The power of paint

With the same media, two artists look inward to create mythic images.

By Tanya Hartman, for The Kansas City Star

Published 2/13/2014

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When poet T.S. Eliot said "genuine poetry can communicate before it is understood, " he meant that we recognize truth in rhythm and sound before we construct linguistic interpretation.

The same is true for painting: Color, mark, cadence and imagery evoke surges of emotion that precede intellectual understanding.

This power in oil paint to express what is mysterious and transcendent is evident in a new exhibit at Rachael Cozad Fine Art. "Angela Fraleigh and Davin Watne: New Work" inaugurates a series that will combine the work of an emerging artist from Kansas City with that of a more established artist from outside the region. Each pairing will be on display in Cozad's airy and light-dappled home for six months.

Both Kansas City-based Watne and East Coast-based Fraleigh use oil paint as a vehicle to create mythic images - public dreams that defy predictable interpretation. Neither artist addresses autobiographical content, but both use elements from their inner lives as creative inspiration.

Upon entering the large dining area, the viewer is presented with two large paintings. Davin Watne's "Cathexis Eye" faces Angela Fraleigh's "You Weren't Haunted Those Two Days, You Were Filled With Light."

Both artists use images as a framework upon which to hang paint, but each does so very differently.

The canvas of "Cathexis Eye" is diamond shaped. At first glance, the work presents a single image of a female eye, heavily lidded, festooned with mascara and shimmering in metallic makeup. The painting begins in matte, flat Caucasian flesh color that builds in luminosity as the geometric planes fracture. Near to the iris, the marks break down into almost Rorschach-like symmetrical patterning.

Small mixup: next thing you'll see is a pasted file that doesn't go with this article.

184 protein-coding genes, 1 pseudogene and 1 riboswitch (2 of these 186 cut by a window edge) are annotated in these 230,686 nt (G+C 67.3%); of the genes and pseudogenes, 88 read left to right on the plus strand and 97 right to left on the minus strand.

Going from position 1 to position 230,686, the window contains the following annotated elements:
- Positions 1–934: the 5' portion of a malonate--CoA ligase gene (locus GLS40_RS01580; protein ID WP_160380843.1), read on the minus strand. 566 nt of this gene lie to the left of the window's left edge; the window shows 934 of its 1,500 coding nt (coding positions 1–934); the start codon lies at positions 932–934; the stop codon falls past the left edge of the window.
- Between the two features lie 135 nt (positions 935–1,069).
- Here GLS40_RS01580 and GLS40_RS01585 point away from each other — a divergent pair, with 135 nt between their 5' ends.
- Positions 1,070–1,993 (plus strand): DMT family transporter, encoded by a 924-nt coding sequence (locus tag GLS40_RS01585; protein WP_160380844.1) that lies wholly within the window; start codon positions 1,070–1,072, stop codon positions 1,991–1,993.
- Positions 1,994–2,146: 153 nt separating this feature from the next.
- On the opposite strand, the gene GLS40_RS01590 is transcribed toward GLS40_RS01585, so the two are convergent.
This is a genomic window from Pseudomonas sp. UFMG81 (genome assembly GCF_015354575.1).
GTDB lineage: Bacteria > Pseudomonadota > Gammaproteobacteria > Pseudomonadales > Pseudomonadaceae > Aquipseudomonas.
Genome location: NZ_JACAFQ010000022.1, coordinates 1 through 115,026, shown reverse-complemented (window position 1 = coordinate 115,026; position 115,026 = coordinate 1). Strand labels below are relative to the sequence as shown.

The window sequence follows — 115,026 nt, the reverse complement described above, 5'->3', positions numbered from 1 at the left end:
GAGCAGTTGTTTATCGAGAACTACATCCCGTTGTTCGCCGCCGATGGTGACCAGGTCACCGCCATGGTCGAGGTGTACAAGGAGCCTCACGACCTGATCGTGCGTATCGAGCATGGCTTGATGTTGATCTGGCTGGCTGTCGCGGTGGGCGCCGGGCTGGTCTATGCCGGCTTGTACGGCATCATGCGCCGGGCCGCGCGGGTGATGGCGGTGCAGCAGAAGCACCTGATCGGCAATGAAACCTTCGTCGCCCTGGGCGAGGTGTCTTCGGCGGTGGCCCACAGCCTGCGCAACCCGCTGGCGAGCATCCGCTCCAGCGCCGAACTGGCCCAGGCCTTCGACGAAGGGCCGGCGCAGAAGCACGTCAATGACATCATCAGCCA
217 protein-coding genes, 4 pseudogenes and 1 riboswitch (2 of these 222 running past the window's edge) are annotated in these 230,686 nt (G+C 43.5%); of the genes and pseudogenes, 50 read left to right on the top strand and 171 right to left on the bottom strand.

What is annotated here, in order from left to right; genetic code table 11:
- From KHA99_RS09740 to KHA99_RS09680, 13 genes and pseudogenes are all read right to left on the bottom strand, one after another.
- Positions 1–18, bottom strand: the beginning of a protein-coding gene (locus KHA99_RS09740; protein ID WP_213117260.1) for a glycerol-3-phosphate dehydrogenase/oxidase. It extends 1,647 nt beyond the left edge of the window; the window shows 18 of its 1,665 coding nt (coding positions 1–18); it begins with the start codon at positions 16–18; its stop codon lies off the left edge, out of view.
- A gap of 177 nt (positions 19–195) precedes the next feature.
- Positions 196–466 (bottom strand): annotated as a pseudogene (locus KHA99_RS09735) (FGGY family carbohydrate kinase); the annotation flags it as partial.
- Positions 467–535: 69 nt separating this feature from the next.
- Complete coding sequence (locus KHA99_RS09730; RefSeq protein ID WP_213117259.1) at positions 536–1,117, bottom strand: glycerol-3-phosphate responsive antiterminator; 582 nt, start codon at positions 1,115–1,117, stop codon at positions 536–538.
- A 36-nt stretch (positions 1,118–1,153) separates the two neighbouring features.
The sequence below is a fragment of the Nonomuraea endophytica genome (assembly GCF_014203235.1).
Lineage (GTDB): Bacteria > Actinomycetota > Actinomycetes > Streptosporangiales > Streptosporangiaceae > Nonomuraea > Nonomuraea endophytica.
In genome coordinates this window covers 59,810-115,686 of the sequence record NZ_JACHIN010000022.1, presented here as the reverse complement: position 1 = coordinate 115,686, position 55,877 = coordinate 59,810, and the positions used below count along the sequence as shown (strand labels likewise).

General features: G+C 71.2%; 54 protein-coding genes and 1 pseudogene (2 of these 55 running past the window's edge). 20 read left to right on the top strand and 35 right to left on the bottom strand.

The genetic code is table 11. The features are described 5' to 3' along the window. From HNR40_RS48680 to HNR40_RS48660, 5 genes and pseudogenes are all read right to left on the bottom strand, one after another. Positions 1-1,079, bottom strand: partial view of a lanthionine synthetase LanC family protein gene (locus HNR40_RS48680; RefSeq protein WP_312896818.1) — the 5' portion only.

Up close, the marks evoke a J.M.W. Turner seascape, and the whiplash lines of the eyebrow become a beautiful excuse for linear mark making. The imagery seems on the cusp of dissolving. Through beautiful and microscopic paint manipulations, the artist invites us to look past the image of an eye and to go instead into the optical pixilated world of shape and color.

In a recent interview, Watne said the work addresses desire and how we are attracted by advertising and yet cognizant of how it manipulates us. The eye seduces us into a pure swoon of visual pleasure, and we cannot stop looking, just as Watne himself is "hopelessly attracted to these aesthetic forms."

Fraleigh's process allows her to use images of incredible clarity and reality in proximity to sweeping passages of abstract paint in a manner that is utterly convincing and alluring.

Fraleigh's images support a lively choreography of marks and paint applications. In a recent interview, she explained that she starts each work with a basic, loose compositional structure and then pours paint upon it and against it, going back and forth and losing parts of the original idea until "letting the paint take over feels like a collaborative process."

In her artist's statement Fraleigh writes about paint as being "violent and seductive, threatening and unpredictable, it complicates the image, leaving us unsure if the figures are being birthed or eaten away."

In "You Weren't Haunted Those Two Days, You Were Filled With Light, " the dried paint puddles and sags in places like old elephant hide. These wrinkled patches catch glistening oil glazes and sparkle like jewels. In other spots, the paint is scraped raw. The wounded layers reveal underlying color.

In Fraleigh's work, the elements and techniques used to create illusion also carry meaning. In a clot of paint or a digging passage of incised paint, much can be inferred about tenacity, aggression and human persistence. To read Fraleigh's works as narrative is to overlook her use of image as a vehicle to build pure visual delight.

The exhibition continues in a hallway and upstairs, with drawings and paintings by Fraleigh and watercolors by Watne with poignant titles and compelling image transfers.

The opportunity to view works of art in a domestic setting emphasizes how richly a work of art can adorn a home and enrich its environment. The gallery is open by appointment, and Cozad welcomes visitors.